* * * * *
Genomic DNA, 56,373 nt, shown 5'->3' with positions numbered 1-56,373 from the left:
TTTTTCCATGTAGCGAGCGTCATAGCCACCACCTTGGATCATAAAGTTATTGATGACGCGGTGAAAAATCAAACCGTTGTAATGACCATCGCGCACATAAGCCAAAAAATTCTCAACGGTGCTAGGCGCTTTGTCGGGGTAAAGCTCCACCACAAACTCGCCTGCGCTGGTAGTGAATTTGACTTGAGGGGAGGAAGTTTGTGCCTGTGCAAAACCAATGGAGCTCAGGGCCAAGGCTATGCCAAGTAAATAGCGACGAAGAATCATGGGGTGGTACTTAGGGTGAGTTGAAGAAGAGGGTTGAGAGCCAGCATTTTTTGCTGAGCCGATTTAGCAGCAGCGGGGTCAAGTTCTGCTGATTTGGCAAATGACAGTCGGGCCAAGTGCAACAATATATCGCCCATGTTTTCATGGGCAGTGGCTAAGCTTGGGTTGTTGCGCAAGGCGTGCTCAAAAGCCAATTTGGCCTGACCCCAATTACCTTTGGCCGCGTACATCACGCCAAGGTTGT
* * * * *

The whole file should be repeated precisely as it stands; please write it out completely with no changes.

Genomic DNA, 56,373 nt, shown 5'->3' with positions numbered 1-56,373 from the left:
TTTTTCCATGTAGCGAGCGTCATAGCCACCACCTTGGATCATAAAGTTATTGATGACGCGGTGAAAAATCAAACCGTTGTAATGACCATCGCGCACATAAGCCAAAAAATTCTCAACGGTGCTAGGCGCTTTGTCGGGGTAAAGCTCCACCACAAACTCGCCTGCGCTGGTAGTGAATTTGACTTGAGGGGAGGAAGTTTGTGCCTGTGCAAAACCAATGGAGCTCAGGGCCAAGGCTATGCCAAGTAAATAGCGACGAAGAATCATGGGGTGGTACTTAGGGTGAGTTGAAGAAGAGGGTTGAGAGCCAGCATTTTTTGCTGAGCCGATTTAGCAGCAGCGGGGTCAAGTTCTGCTGATTTGGCAAATGACAGTCGGGCCAAGTGCAACAATATATCGCCCATGTTTTCATGGGCAGTGGCTAAGCTTGGGTTGTTGCGCAAGGCGTGCTCAAAAGCCAATTTGGCCTGACCCCAATTACCTTTGGCCGCGTACATCACGCCAAGGTTGT